Several Southeast Asian leaders snubbed a meeting with US officials yesterday after President Donald Trump decided not to attend a regional summit in Bangkok.
Just three leaders from the 10-member Association of Southeast Asian Nations (Asean) showed up to the session, along with a host of foreign ministers.
Trump has been accused of turning his back on Asian allies for pulling out of a major trade pact, as fellow superpower China pursues its own deals and investment projects in the region.
Washington did not send top officials to the weekend Asean summit, instead dispatching commerce secretary Wilbur Ross and national security advisor Robert O’Brien.
Yesterday’s address from O’Brien stood in contrast to earlier Asean meetings, which had all been attended by most heads of state.
“It’s not appropriate for Asean to send leaders when the US representation is not on parity,” one diplomat in Bangkok told AFP.
Another diplomat said: “It’s not a boycott, it’s just that other leaders have other meetings to attend to.”
In lieu of Trump’s physical presence, O’Brien read a letter from the president inviting “the leaders of Asean to join me in the United States for a special summit” in the first three months of next year.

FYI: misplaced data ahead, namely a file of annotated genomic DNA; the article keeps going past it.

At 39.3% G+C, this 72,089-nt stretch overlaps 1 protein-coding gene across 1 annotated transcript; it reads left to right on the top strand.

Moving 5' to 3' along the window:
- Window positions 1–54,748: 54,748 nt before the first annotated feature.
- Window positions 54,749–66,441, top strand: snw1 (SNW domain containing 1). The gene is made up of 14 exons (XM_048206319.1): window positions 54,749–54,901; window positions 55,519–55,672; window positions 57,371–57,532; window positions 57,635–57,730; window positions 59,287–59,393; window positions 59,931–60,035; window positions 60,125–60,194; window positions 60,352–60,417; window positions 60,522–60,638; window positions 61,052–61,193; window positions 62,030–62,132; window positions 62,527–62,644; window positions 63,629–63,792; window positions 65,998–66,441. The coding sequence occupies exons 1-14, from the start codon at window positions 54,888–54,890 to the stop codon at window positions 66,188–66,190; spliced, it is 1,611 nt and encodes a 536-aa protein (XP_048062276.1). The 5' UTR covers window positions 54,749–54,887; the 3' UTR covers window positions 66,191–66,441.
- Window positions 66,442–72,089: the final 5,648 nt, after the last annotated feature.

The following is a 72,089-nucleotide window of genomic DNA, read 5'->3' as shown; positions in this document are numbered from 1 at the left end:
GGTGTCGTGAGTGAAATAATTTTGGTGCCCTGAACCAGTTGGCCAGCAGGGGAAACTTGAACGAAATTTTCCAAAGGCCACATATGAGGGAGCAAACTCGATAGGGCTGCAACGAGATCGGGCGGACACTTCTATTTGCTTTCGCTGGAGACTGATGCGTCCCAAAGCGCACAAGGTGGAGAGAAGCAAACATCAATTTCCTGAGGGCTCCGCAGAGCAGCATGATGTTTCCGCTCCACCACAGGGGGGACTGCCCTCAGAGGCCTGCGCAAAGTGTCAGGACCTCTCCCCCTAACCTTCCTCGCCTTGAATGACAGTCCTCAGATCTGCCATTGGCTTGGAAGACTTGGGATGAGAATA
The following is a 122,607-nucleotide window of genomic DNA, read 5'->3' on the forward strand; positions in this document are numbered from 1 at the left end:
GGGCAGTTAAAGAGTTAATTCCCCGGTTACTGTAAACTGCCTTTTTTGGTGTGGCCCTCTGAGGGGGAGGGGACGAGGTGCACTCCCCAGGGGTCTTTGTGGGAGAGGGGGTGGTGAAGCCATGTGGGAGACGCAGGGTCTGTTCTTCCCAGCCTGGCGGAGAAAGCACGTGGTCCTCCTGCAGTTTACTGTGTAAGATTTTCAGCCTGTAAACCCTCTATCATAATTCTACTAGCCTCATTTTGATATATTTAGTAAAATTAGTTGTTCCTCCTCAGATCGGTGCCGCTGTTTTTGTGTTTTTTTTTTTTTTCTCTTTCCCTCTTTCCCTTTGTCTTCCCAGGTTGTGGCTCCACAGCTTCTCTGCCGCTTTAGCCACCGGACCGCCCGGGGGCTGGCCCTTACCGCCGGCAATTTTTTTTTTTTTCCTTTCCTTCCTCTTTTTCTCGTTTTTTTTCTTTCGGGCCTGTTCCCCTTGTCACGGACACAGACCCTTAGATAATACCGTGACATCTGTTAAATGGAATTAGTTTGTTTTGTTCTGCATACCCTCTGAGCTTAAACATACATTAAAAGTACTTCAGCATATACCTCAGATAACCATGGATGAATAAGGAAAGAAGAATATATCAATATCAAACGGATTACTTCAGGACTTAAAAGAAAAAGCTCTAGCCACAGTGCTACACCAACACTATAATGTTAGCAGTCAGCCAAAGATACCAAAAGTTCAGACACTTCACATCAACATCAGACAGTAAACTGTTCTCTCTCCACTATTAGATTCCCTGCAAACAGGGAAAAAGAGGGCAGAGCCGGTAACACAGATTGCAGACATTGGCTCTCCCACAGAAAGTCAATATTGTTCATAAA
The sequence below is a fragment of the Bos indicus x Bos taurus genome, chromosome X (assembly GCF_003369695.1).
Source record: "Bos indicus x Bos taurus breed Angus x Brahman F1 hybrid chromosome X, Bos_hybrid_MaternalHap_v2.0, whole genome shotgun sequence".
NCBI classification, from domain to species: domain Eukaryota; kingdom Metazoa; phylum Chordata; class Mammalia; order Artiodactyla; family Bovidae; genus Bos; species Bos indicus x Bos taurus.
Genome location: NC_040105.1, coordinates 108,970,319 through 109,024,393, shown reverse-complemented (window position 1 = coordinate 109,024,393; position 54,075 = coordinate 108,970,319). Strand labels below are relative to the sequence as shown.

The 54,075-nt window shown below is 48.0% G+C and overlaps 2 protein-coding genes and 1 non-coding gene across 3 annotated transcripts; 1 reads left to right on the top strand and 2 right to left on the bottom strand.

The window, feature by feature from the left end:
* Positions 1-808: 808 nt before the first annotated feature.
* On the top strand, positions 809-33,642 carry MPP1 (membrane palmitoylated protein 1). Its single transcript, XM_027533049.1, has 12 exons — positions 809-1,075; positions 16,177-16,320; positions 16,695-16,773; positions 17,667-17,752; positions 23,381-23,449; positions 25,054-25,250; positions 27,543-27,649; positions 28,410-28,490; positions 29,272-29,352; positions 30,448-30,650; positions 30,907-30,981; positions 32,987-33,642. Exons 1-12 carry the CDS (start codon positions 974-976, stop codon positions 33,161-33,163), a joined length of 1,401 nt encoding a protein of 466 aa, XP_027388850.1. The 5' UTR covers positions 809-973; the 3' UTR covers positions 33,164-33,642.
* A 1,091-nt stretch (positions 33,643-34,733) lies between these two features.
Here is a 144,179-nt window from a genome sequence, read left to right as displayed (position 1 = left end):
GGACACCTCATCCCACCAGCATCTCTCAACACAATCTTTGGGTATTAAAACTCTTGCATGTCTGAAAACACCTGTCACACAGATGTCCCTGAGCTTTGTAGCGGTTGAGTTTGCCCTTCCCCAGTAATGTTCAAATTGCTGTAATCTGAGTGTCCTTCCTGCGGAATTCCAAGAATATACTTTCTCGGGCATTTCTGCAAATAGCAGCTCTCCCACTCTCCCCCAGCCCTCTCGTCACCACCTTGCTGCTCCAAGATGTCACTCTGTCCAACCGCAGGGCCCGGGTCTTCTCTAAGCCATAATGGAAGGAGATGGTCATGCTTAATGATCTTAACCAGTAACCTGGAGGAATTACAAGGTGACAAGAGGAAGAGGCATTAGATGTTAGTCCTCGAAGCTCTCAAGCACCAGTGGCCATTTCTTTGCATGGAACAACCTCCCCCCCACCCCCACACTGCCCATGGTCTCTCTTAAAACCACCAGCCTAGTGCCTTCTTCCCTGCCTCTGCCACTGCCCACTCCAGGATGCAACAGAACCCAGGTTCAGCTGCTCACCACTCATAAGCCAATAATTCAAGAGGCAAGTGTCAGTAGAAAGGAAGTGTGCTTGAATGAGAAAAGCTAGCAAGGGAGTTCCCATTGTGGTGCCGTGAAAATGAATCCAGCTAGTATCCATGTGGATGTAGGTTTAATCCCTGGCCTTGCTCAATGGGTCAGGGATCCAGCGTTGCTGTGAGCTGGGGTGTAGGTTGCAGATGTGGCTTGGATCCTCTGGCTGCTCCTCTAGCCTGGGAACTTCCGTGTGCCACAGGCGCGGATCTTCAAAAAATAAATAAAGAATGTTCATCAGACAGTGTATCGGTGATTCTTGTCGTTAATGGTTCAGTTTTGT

In attendance was the prime minister of Thailand, which is hosting the summit, along with the leaders of Laos and Vietnam, next year’s Asean chair.
The summit, which closed yesterday, has been peppered with statements from leaders rallying against protectionism amid fears of dragging global growth made worse by the US-China trade war.
Trump, who attended the 2017 Asean meeting in Singapore -- Vice President Mike Pence went to the one in Manila last year -- could not come this year because he was busy with campaign events back home, a senior White House official said.
China’s premier and the leaders of India, South Korea and Japan all made an appearance at meetings yesterday, although none of them was expected at the US-Asean summit.